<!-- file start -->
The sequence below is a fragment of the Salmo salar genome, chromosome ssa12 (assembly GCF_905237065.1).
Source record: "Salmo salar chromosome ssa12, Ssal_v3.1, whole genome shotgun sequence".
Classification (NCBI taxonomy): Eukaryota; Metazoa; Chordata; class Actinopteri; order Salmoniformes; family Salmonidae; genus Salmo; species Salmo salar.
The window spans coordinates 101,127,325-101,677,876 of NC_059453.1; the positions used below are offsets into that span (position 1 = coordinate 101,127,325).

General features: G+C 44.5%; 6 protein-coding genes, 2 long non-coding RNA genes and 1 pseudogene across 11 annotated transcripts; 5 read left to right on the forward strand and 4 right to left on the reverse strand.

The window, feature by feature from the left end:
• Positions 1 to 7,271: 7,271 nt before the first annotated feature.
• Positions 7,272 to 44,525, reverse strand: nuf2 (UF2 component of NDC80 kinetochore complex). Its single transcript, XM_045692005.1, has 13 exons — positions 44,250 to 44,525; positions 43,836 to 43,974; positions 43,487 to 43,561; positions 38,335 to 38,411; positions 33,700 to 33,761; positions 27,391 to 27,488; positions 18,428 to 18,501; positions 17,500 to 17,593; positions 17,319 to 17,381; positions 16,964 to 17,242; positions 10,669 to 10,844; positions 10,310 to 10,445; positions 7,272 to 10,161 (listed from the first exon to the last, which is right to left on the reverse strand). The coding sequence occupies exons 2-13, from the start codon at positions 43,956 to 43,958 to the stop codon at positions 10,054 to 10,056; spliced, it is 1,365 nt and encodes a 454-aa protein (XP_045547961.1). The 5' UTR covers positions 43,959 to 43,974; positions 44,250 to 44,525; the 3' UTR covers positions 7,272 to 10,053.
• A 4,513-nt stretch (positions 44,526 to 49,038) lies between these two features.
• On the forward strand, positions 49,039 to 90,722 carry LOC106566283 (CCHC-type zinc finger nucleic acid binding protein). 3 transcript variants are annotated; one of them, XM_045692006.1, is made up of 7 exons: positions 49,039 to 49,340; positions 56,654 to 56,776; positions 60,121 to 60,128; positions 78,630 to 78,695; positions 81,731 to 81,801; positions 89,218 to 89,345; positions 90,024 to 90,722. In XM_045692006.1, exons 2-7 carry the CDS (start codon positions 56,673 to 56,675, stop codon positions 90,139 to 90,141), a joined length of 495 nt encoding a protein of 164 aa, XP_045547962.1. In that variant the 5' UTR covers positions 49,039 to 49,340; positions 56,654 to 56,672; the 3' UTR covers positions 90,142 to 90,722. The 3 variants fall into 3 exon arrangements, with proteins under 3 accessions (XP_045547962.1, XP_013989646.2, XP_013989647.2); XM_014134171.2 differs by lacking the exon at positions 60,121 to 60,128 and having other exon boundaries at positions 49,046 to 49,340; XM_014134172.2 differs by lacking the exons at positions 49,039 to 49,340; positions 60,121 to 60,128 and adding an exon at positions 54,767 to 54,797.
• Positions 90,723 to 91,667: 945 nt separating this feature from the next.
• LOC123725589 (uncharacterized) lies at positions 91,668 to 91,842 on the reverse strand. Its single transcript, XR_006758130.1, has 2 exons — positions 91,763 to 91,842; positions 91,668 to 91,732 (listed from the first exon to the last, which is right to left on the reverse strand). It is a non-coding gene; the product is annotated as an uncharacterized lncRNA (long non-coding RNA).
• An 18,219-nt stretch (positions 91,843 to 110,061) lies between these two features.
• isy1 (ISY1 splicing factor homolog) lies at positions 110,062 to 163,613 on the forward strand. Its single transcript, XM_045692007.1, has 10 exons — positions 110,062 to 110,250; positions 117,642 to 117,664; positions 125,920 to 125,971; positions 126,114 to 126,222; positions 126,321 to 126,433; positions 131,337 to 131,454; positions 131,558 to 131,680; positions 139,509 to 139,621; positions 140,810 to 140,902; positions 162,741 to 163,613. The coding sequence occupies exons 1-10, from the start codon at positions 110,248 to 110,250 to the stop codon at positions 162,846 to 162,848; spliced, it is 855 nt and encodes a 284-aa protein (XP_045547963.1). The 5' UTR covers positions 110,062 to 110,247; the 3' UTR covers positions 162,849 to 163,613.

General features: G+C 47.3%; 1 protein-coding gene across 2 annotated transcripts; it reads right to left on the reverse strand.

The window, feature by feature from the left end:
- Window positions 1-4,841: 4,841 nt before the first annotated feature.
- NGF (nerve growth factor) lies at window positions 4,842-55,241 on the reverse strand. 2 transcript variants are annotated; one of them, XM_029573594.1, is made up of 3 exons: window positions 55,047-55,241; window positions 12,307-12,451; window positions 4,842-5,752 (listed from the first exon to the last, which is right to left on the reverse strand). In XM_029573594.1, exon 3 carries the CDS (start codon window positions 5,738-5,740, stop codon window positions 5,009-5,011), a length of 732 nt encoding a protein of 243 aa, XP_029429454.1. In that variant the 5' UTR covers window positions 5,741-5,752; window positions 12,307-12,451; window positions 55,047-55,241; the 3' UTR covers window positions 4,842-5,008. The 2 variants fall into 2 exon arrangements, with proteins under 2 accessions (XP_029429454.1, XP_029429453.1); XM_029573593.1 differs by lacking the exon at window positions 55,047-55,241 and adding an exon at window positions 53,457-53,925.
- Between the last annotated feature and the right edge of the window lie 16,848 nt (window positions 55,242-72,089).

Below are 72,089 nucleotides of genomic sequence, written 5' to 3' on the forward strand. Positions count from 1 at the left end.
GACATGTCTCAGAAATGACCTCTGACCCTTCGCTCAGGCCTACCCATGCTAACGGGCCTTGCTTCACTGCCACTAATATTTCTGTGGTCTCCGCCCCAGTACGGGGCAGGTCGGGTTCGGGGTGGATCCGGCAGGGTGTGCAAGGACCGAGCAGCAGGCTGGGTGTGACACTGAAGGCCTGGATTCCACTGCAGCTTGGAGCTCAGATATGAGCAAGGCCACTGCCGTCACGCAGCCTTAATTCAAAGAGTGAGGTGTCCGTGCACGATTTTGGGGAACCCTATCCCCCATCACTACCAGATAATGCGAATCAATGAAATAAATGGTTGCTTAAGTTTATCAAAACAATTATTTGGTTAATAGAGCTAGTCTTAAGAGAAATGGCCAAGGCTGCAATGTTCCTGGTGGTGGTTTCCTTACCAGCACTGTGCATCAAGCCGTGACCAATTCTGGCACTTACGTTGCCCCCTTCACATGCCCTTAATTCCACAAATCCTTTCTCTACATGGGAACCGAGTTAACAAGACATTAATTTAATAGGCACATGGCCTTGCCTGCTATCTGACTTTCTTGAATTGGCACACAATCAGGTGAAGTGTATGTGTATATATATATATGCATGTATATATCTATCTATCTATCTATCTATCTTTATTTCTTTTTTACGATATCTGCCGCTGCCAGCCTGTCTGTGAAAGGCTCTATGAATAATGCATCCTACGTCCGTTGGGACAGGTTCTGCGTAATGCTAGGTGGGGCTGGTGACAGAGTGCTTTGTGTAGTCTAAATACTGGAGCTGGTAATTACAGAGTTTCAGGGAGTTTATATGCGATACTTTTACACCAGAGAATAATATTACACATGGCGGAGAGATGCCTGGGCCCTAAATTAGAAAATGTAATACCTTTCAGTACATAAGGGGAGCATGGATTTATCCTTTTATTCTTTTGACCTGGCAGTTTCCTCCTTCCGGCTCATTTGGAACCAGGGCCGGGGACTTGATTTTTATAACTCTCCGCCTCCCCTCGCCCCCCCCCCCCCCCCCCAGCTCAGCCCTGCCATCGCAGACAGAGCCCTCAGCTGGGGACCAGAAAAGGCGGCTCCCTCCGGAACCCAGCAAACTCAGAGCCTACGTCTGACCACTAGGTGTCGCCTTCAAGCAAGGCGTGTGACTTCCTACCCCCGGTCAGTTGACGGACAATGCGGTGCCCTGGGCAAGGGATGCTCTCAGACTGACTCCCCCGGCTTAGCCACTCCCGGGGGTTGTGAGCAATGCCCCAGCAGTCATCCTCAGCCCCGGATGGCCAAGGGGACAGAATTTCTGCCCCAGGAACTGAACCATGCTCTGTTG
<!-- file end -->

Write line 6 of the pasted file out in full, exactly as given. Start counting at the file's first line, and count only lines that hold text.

The window, feature by feature from the left end: